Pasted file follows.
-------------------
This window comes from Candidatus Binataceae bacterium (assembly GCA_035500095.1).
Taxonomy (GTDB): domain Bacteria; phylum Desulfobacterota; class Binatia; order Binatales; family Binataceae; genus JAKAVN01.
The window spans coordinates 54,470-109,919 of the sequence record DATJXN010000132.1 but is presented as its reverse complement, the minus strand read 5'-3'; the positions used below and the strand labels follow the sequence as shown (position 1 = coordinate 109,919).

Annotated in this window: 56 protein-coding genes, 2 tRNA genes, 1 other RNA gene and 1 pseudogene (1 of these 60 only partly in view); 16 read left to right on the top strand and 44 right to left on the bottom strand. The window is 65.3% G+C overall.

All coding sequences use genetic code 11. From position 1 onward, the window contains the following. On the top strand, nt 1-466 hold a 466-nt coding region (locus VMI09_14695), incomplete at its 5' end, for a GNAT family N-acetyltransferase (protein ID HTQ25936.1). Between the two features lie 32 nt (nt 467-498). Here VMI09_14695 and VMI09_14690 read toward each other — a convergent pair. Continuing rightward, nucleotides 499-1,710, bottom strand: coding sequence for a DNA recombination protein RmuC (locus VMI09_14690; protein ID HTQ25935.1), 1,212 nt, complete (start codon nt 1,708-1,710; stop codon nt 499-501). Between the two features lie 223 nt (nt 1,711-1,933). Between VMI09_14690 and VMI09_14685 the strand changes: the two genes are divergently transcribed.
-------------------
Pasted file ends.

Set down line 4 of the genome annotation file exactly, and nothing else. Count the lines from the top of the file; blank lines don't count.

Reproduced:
Annotated in this window: 56 protein-coding genes, 2 tRNA genes, 1 other RNA gene and 1 pseudogene (1 of these 60 only partly in view); 16 read left to right on the top strand and 44 right to left on the bottom strand. The window is 65.3% G+C overall.